By  on November 5, 2007

Three months after VF Corp. acquired Lucy Activewear, the brand's chief executive officer, Mike Edwards, is leaving the firm.

Edwards joined Lucy as CEO in 2004 and turned it around from a bust Internet site to a $57 million vertically integrated firm with 50 stores. Edwards' exit, which he said is due to personal reasons, is an anomaly at VF, which prides itself on retaining the leadership teams and culture of brands it acquires.

"I think every good leader has to know when to get out of the way," Edwards said. "I did my part in growing and protecting it and handing it off to an amazing partner. Now I am excited to pass it to a new leader with new skills. It was quite important to me that VF could pick it up and take it to the next level."

After taking the holidays off to spend with his family, Edwards said he plans to look for a job in consumer products with the entrepreneurial freedom he had at Lucy. "I am and always will be an entrepreneur and I enjoy my personal independence," he said.

Before Lucy, Edwards served as executive vice president of operations for Jo-Ann Stores, a $2 billion fabric and craft retailer with 900 stores, from 2001 to 2004. From 1999 to 2001, Edwards was executive vice president of merchandising and chief marketing officer at boating supplies specialty retailer West Marine Inc., as well as director and chairman of the board of mobile technology products parts provider iGo Corp. In his early career, he worked at CompUSA, Target and May Co.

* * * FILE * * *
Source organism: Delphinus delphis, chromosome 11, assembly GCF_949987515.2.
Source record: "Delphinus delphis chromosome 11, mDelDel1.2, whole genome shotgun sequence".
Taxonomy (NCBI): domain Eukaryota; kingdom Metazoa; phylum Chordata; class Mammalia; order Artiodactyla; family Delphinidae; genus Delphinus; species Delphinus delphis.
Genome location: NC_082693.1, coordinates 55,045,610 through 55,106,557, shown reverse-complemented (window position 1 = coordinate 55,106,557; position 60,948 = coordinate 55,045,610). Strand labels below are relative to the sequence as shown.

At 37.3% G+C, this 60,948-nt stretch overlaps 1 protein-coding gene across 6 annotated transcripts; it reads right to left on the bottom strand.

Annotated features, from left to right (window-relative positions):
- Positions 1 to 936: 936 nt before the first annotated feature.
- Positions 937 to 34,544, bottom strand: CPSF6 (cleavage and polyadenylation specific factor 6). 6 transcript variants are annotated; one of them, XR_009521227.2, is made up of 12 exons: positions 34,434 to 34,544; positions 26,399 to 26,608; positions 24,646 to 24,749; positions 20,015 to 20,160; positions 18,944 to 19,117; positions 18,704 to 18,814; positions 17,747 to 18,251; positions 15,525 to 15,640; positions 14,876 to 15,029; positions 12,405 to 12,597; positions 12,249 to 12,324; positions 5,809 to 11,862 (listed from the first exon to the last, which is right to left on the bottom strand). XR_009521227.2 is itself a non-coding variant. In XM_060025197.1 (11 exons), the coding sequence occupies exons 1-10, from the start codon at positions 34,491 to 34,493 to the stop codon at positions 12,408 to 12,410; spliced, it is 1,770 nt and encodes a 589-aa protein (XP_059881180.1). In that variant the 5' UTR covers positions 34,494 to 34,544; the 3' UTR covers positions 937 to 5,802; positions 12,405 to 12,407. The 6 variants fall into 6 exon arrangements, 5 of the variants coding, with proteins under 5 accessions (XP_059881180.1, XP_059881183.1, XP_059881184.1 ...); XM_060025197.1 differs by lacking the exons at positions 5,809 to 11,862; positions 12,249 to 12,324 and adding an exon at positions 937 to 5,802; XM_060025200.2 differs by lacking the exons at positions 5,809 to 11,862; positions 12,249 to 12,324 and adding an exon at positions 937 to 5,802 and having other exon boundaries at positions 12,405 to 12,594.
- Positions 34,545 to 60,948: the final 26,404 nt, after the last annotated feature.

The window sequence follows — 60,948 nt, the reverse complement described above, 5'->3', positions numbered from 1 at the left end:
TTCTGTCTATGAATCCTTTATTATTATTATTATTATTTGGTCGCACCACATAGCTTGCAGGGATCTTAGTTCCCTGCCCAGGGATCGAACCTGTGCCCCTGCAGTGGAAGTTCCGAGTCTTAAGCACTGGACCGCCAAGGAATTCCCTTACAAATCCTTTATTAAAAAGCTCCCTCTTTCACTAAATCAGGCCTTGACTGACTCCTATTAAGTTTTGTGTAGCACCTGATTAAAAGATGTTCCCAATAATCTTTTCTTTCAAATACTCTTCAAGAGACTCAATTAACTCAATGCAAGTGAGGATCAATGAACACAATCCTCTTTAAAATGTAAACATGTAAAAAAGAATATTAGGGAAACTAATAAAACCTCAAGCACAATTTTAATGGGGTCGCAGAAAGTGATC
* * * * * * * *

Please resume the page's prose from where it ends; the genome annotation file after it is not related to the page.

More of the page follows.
Edwards, whose last day was Friday, said he gave Eric Wiseman, VF's president and chief operating officer and future ceo, his resignation at the beginning of October. Last week, at WWD's CEO Summit, VF ceo Mackey McDonald, a keynote speaker, introduced Edwards to the audience and complimented him on the great job he's done at Lucy.

"Mike Edwards indicated that he is interested in pursuing other opportunities and we wish him the very best in his pursuits," Wiseman said in an e-mail.

In August, VF bought Lucy for $110 million, predicting it could grow to at least a $350 million business by opening at least 20 stores a year for the next 10 years. At the time of the acquisition, VF said it intended to keep the management in place.The Greensboro, N.C.-based apparel giant inked the deal to acquire Lucy the same day it bought Seven For All Mankind for an estimated $775 million, and the two acquisitions created the foundation for the new VF Contemporary Brands division. Edwards reported to Mike Egeck, ceo of Seven For All Mankind and a former VF executive who was named president of VF Contemporary Brands.

Michelle Lantow, chief financial officer for Lucy, will serve as interim president while VF searches for a successor.

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